A little over year ago I cancelled a project that initially was very important to me.  I was attempting to work on a book that would compile all of my writings on Cornwall and economic policy.  For a number of reasons, primarily because the economic profile there is shifting so quickly, this became very difficult for me to accomplish without being on the ground more in Cornwall which just isn’t feasible for me.  The book was contracted with a fairly decent academic press, and a very respected editor.  Of course, the contract stipulated that I would get five free copies, or something like that, but absolutely no pay for completing the text.  The series editor informed me toward the deadline that I needed to complete the manuscript within a certain period of time, because it was possible that the press was going to start charging authors to publish their work.  Really?  This is just a vanity press in disguise! And not that self publishing is wrong, far from it, but if those are the conditions, why not just do it myself! Ultimately, I know who reads these books, I can publish the text myself, and distribute it if I want.  But within academic culture, the prestige of this series, which for some people is translated into promotions, is more important than being paid for your work.  At the end of the day, someone else is probably profiting far from my labor more than I would be, certainly in my circumstance where promotions are not tied to my research.  Is this a model that I want to endorse? Also, would it be available and of a reasonable enough cost to make it accessible to people? At the end of the day, completing this book was going to take away from paying work.  It was not a sound investment of my time.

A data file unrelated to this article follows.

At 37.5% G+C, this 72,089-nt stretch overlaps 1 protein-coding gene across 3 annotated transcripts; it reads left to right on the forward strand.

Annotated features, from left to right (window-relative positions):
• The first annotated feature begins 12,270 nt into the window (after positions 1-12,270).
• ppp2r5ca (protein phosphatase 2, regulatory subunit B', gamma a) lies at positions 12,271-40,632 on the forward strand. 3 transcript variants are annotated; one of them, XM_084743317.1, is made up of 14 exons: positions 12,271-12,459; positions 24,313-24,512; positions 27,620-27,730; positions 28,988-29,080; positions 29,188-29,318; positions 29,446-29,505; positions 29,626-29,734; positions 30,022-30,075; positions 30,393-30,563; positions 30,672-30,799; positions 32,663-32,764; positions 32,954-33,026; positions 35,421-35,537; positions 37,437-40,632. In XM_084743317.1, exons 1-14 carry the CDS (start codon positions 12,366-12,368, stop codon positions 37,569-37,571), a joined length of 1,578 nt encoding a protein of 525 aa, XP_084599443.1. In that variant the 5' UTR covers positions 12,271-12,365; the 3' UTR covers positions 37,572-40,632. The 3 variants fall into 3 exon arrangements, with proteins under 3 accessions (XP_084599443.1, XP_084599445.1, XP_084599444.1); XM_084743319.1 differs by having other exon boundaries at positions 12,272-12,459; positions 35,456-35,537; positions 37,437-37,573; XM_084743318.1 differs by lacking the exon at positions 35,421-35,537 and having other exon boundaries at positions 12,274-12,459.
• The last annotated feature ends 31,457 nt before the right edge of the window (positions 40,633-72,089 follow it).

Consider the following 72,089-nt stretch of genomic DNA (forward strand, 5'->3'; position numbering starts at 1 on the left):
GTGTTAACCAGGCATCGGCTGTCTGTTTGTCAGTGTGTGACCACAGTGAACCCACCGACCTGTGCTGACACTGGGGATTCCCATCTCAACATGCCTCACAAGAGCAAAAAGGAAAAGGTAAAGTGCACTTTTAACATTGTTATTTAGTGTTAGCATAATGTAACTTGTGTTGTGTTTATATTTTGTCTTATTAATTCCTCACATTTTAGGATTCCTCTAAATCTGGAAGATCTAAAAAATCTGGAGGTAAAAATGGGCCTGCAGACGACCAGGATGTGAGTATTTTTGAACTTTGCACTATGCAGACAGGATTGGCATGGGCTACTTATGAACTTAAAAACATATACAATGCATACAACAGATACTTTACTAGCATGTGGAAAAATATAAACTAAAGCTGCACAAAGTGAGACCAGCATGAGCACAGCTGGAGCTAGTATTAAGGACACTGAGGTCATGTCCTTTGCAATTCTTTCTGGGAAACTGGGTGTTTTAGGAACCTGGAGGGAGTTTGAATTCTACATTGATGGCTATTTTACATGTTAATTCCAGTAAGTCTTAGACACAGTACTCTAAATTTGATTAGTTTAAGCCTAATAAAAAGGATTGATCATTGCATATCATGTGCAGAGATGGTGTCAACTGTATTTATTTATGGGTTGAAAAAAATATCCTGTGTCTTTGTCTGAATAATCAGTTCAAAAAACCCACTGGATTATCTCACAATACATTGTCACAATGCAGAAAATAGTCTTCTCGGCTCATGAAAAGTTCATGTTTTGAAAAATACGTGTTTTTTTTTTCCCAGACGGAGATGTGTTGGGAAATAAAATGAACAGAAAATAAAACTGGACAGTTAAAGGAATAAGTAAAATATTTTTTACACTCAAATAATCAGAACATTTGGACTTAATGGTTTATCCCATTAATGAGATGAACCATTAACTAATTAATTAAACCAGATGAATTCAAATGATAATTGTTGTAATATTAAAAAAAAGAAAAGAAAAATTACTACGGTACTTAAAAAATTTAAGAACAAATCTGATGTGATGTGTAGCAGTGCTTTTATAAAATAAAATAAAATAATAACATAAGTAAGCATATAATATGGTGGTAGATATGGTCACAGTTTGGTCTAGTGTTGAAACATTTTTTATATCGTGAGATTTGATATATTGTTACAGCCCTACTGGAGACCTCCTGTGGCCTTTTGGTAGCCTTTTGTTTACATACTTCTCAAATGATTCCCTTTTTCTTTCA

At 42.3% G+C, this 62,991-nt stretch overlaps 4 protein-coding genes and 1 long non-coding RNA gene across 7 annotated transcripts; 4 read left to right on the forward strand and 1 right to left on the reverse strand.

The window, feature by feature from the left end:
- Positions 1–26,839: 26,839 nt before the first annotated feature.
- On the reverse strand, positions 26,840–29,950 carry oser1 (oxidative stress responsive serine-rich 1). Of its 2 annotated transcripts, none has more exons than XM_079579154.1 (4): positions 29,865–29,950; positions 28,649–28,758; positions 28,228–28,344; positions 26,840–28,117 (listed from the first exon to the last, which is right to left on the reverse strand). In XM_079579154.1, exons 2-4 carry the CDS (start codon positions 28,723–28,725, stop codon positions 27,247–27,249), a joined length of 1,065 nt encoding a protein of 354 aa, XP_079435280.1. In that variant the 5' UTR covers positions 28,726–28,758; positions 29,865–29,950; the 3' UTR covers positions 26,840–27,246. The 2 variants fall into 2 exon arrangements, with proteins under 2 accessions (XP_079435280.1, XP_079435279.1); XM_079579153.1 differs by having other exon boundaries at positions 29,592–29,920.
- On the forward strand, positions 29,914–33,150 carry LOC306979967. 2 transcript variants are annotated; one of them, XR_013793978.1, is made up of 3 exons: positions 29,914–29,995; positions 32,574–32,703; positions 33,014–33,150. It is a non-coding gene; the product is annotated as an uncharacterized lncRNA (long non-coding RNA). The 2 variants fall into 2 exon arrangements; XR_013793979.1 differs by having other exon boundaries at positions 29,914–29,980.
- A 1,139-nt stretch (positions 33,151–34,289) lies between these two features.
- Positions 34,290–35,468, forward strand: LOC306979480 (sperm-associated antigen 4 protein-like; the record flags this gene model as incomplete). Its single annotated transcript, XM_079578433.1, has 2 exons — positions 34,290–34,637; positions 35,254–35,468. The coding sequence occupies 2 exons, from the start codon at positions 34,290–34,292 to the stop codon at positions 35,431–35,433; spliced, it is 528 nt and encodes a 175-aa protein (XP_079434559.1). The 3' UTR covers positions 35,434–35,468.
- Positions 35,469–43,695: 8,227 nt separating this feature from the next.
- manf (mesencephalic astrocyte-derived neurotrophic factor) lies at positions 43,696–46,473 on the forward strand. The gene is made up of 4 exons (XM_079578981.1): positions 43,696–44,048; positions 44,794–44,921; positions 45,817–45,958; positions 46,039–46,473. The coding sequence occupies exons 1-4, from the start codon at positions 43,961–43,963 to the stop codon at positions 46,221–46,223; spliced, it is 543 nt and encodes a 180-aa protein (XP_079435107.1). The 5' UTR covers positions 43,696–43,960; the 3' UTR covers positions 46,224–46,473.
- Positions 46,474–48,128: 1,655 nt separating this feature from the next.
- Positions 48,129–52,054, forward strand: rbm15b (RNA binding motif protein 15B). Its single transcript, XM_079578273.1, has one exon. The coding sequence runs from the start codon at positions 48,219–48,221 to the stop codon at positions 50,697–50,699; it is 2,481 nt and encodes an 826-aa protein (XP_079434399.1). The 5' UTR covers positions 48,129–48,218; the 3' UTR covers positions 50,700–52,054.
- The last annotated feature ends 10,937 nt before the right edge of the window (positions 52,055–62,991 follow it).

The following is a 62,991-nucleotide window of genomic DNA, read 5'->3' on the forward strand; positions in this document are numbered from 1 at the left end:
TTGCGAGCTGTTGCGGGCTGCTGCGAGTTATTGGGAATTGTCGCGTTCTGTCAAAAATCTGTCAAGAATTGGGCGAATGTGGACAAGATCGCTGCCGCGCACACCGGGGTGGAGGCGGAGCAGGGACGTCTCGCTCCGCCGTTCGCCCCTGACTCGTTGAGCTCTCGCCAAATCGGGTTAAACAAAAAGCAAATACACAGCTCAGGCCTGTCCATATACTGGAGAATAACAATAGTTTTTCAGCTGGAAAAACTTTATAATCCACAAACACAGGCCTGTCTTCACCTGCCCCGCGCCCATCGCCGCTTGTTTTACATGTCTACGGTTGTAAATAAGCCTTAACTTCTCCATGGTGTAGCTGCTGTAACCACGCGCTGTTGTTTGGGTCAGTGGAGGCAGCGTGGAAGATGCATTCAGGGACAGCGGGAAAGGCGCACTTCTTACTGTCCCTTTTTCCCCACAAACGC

But cancelling this project had an emotional cost for me, and I needed to take a look at why. I was really proud that this editor and this press wanted to publish my work, even though the contract arrangements were ridiculous.   I then realized that I have been punishing myself for a number of years by trying to publish too much, being hard on myself when I didn’t publish enough, and trying to maintain the right balance of publications on my CV.   While I still think the last of those has some merit, given my career path, why was I putting myself through that emotional torture?  It was clearly a conditioned response. Sometimes I could only focus on what I hadn’t done rather than all I had actually accomplished. Am I secretly in some form of competition with my colleagues? Am I still caught in the prestige trap?  And am I somehow tying my personal value and self esteem to my publication record? I don’t think that’s healthy, but I do think it’s common.  Academics certainly don’t need anything else to beat themselves up over!  At this point, I want to assess and focus on what brings me happiness.  I do like getting things published, I love research and I generally enjoy the act of writing, but these things take time, and I teach a lot of classes to earn a living.  I need to set reasonable expectations about how many kinds of articles I can get out, and what I want to accomplish with each one.  Yes, I’m slower than I’d like to be but writing is only part of what I do, ultimately it costs me money, and I need to be realistic about what I can get done and how quickly. I’m not alone in this, I think most academics suffer from feeling like they aren’t doing enough, or should be doing it all.